Jude Barber speaking at Scottish Development International Conference.

Posted on March 08, 2021

A TWO-DAY VIRTUAL CONFERENCE.

Scottish Development International are hosting a two-day programme of events titled “Scotland is Now: The Race to Zero” on 9 – 10 March 2021. 

As Scotland progresses towards its ambitious target to be net zero by 2045, Scotland is gearing up to host the 26th UN Climate Change Conference of the Parties (COP26) in Glasgow this November and will be centre stage in the global debate on tackling climate change and driving a just transition to a net zero economy.

Scottish Development International's conference represents a major milestone in the countdown to COP.

On Tuesday 9 and Wednesday 10 March they are hosting a series of free-to-attend online events showcasing Scotland’s green capital investment opportunities. Bringing together world-leading experts and our nation’s most senior figureheads , the event will accelerate action toward a greener, more resilient future.

Panellists

  • Graham Hill, Cities Executive for Scotland, Arcadis (CHAIR)
  • Jude Barber, Director/Architect, Collective Architecture
  • Councillor Adam McVey, Leader, The City of Edinburgh
  • John Batten, Global Cities Director, Arcadis
  • Richard Thompson, Architectural Director, Parabola
  • Sat Patel, Programme Director, Edinburgh Council
  • Nick Penny, Head of Scotland, Savills

RACE TO ZERO

According to the UK Committee on Climate Change it is estimated that Scotland will require several billion pounds of investment per year through to the 2030s to deliver Scotland’s transition to net zero. This is a huge investment opportunity and private finance will be critical in delivering this ambition.

During our Scotland is Now: Race to Zero programme, we will discuss the opportunities of the journey towards a net zero economy across Scotland and reveal what the life sciences sector, the residential sector and Scotland’s key cities are delivering to drive this transformation across the economy by offering competitive green investment opportunities including to the real estate and investment market.

Join our sessions to hear inspirational speeches from Scottish Government, Scottish City representatives, and household names from across the investment industry to understand the opportunities Scotland has to offer.

More info: www.scotlandracetozero.co.uk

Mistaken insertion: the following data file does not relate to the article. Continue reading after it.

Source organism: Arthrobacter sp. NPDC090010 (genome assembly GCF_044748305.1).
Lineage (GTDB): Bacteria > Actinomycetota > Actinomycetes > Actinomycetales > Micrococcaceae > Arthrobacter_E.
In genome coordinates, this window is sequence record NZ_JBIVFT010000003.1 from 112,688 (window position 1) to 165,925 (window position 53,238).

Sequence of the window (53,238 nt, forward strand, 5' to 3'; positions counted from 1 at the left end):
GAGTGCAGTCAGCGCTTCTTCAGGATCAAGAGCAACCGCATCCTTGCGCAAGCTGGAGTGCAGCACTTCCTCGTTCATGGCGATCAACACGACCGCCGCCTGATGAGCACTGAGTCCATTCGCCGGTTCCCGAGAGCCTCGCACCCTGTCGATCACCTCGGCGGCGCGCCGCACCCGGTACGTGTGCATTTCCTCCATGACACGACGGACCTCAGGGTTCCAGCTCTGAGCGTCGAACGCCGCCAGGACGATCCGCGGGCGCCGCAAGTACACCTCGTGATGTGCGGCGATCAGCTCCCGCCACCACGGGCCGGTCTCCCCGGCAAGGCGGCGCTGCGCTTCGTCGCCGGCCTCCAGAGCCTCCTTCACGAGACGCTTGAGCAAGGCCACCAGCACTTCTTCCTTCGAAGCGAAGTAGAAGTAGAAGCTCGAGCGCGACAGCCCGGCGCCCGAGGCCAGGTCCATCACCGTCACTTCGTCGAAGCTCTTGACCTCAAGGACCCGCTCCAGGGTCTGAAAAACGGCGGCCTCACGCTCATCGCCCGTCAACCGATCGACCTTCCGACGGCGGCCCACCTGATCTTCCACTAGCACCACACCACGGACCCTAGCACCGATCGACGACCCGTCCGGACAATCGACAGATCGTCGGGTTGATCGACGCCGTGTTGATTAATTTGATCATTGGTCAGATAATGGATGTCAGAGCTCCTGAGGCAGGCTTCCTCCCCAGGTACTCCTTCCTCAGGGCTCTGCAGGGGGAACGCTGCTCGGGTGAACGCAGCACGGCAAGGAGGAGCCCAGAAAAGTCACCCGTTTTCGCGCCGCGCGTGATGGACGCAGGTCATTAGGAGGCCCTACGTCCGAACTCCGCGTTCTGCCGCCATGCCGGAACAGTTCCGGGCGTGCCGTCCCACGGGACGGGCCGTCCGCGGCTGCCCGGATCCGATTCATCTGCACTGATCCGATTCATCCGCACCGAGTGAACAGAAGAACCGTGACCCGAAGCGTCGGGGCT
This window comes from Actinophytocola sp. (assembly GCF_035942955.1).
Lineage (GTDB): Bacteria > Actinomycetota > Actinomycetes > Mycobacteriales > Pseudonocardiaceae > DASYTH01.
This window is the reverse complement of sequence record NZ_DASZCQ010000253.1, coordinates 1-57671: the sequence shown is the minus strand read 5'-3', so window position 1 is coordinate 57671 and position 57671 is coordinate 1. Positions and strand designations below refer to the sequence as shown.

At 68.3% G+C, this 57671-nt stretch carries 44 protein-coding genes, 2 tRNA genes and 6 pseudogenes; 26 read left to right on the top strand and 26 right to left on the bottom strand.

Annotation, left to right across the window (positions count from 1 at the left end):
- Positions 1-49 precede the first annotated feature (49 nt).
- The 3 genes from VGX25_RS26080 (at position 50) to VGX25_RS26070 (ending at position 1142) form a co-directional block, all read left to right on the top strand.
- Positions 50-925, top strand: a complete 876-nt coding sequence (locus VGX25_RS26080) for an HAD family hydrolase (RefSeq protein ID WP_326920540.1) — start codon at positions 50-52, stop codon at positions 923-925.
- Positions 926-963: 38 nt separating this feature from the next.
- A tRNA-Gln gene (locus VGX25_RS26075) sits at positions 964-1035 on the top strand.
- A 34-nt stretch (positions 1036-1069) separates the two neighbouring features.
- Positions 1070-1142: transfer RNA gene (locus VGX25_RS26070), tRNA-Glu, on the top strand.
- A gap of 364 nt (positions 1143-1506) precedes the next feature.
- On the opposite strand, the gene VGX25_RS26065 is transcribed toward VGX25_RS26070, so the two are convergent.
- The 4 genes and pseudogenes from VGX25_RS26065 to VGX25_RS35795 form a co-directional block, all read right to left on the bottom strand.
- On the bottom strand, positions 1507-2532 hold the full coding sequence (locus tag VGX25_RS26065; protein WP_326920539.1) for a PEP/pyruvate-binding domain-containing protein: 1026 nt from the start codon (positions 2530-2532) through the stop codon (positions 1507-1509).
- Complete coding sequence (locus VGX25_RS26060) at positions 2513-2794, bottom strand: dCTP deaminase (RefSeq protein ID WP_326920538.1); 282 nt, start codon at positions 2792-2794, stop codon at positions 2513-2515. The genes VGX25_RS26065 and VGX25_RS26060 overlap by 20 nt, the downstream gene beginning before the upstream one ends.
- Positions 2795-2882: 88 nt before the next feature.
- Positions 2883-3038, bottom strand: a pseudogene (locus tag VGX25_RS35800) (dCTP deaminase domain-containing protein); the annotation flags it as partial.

AJ Retrofit Award Success!

Posted on February 25, 2021

Woodside Multi-storeys, four of Glasgow’s most recognisable high-rise tower blocks have won a UK architecture award for their energy efficient refurbishment.

The Queens Cross Housing Association flats at St George’s X picked up an Architects’ Journal Retrofit Award in the housing category.

The development saw off a field of 83 entries from across the country to win the award. The Retrofit Awards celebrate the design expertise behind the renewal and repurposing of existing buildings.

The refit of the flats was designed and managed by our practice, with a brief to make 314 homes as energy efficient as possible. Overall the refurbishment has achieved an 80% reduction in energy demand.

The judges for the AJ Retrofit Awards said; ‘A powerful and instructive model of how to approach retrofitting and recladding a tower block holistically, with impressive consultation with residents. Technically to be commended and all achieved on an impressively tight budget of just over £40K per flat.’

Project architect Rupert Daly said:  ‘We took a fabric first approach to radically reduce energy demand and associated carbon emissions. The energy savings would be locked into the building’s fabric. By retrofitting rather than demolishing, the whole life carbon footprint of these buildings is likely to be closer to net zero than most new builds.’

‘We’re delighted that the judges saw the value of our approach. Retaining and retrofitting an existing building is always more sustainable and preferable to rebuilding one if at the same time the energy usage can be reduced through fabric improvement.’

The £16 million project is the most ambitious Queens Cross has ever taken on.

All four blocks have improved low energy lighting, new insulation, modern controllable heating and hot water systems and triple glazed windows. In addition new lifts and refuse areas have been installed along with enclosed balconies and increased security systems.





Free online tutorials for early-career creatives and final year students

Posted on February 08, 2021

The V&A's 'Work in Progress' project aims to support the future of the creative industries.

The V&A are offering vital opportunities for emerging creatives at a time of unprecedented uncertainty. The project offers free online tutorials for early-career creatives and final year students based across the UK.

The idea is simple: participants get to discuss their work or a current project with a leading designer or practitioner from across the creative industries.

Tutorials last approximately 30 minutes. They will take place via video conferencing on Wednesdays throughout March and April 2021. Each tutor is offering six free tutorials. Eligible participants will be offered a tutorial on a first-come, first-serve basis.

Jude Barber from Collective Architecture is participating in the programme and will be offering architectural expertise.

For more information: https://www.vam.ac.uk/dundee/i...

Application deadline: Midnight on Thursday 4 March 2021.



LGBT+ History month

Posted on February 07, 2021

This month Collective Architecture supports and celebrates LGBT+ History month. LGBT+ History Month recognises the history of gay rights and related civil rights movements. It takes place every February in the UK and aims to promote and celebrate equality and diversity.